“Cool” Research in Hearing Loss Prevention
Prevention of hearing loss is a major area of research. Novel approaches for primary and secondary prevention are in various stages of development including pharmacological and non-pharmacological approaches. Therapeutic hypothermia has been long used to protect neural and vascular integrity dating to the pioneering work of Fay nearly 75 years ago (Fay, 1940). However, systematic hypothermia can have unwanted side effects, which restricts application in clinical settings. Recently, investigators have begun to explore roles of localized therapeutic hypothermia in the prevention of hearing loss (Spankovich et al., 2016) and improved preservation of hearing and outcomes with cochlear implants (Tamames et al., 2016).
Spankovich and colleagues applied therapeutic pseudo-localized hypothermia to the prevention of cisplatin-induced hearing loss. Localized hypothermia was achieved by cooling the external ear of Guinea pigs via water irrigation (30°C). Animals were subsequently injected with a known ototoxic dose of cisplatin. The cool treatment resulted in significant decrease in hearing loss and preservation of hair cells compared to control animals that underwent ear canal irrigation with body-temperature water and a second experimental group that underwent warm treatment (44°C). Interestingly, the warm treatment groups showed increased cisplatin-induced hearing loss and hair cell loss.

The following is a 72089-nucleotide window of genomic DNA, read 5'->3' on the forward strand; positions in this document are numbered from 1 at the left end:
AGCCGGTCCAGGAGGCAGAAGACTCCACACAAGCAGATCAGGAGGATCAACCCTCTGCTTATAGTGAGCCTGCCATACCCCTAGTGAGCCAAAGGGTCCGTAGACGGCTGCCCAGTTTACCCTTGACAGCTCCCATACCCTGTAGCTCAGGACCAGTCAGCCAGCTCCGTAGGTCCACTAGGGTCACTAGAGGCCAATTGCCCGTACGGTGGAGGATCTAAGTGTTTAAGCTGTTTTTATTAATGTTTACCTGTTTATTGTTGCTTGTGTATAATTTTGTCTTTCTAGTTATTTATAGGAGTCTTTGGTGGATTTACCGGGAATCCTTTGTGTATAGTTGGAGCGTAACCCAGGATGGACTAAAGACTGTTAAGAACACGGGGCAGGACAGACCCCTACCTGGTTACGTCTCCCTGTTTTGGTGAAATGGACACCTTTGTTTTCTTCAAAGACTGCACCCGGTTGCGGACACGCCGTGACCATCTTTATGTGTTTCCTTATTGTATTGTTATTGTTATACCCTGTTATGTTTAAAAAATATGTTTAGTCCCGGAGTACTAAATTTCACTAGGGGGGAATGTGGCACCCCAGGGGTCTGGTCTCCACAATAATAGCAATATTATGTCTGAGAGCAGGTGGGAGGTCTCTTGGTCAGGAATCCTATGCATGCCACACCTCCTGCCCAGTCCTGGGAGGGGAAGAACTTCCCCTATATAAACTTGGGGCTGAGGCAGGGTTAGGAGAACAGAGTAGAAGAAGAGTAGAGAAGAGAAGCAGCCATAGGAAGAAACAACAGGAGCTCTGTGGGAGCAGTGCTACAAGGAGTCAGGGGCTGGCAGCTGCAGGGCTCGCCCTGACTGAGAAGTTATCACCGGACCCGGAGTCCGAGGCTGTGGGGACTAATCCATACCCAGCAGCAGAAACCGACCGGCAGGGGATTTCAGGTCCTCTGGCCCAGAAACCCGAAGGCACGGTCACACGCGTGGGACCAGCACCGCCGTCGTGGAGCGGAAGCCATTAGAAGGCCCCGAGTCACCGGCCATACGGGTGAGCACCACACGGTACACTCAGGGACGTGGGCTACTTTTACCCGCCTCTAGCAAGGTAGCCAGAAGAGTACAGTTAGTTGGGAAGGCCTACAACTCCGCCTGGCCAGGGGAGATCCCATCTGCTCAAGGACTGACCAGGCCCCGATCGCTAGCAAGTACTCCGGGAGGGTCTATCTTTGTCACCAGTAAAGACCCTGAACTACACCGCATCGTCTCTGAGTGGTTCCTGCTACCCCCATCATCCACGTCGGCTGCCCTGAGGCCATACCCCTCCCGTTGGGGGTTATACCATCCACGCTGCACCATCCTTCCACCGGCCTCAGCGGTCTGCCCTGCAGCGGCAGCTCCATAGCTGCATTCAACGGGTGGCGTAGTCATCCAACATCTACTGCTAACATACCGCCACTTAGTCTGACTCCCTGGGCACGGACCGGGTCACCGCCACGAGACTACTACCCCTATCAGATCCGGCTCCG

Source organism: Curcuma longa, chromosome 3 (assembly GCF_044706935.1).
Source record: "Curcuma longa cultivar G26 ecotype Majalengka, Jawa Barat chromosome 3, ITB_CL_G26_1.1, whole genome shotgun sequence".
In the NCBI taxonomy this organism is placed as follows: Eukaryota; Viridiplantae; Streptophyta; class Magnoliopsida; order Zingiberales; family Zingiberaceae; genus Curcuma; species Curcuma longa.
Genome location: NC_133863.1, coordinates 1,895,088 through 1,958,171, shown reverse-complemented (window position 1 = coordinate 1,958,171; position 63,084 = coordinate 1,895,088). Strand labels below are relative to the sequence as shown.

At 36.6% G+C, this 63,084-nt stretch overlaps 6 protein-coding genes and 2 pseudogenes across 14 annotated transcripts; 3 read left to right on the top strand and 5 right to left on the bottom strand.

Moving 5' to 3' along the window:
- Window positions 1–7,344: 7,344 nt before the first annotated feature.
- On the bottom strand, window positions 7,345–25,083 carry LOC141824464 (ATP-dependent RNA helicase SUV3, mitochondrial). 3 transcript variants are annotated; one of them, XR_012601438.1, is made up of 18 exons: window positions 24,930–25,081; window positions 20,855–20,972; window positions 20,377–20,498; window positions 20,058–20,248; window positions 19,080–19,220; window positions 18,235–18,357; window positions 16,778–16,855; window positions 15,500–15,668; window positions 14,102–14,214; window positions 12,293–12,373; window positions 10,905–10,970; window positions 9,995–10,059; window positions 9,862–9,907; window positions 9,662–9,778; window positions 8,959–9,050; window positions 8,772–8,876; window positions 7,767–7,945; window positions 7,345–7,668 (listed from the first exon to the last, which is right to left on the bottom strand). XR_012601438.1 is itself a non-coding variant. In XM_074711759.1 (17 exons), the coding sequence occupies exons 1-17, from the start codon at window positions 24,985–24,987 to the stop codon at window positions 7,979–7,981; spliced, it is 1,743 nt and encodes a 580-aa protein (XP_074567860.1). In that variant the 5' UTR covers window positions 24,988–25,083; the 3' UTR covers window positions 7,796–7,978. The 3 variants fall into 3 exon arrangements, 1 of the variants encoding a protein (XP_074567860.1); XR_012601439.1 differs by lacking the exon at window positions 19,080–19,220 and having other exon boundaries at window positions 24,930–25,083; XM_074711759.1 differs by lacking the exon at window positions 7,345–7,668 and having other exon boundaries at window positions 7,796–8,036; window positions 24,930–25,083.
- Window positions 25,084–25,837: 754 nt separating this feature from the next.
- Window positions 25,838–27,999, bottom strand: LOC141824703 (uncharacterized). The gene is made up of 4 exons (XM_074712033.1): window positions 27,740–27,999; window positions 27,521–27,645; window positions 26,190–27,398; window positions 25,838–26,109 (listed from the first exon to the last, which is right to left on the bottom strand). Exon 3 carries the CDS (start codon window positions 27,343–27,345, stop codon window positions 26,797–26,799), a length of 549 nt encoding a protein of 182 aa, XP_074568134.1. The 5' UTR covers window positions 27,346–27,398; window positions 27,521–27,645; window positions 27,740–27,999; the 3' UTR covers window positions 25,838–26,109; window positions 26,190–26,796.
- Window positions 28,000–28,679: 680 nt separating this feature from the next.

Tamames et al. (2016) examined the application of direct localized therapeutic hypothermia on the trauma caused by cochlear implant insertion in rats. Localized hypothermia of 4 to 6°C was applied to the middle turn of the cochlea for 20 minutes before and after cochlear implantation via custom designed probe. They demonstrated significant protection of residual hearing and diminished the loss of hair cells compared to a normothermic control group.
Collectively, these studies suggest localized therapeutic hypothermia as potential alternative methods to prevent drug and surgical trauma to the inner ear. Further research in mechanism for protection, temperature delivery platforms, and human application are needed.
Spankovich C, Lobarinas E, Ding D, Salvi R, Le Prell CG. (2016) Assessment of thermal treatment via irrigation of external ear to reduce cisplatin-induced hearing loss. Hear Res 332:55-60.
Tamames I, King C, Bas E, Dietrich WD, Telischi F, Rajguru S. (2016) A cool approach to reducing electrode-induced trauma: Localized therapeutic hypothermia conserves residual hearing in cochlear implantation. Hear Res 339:32-39.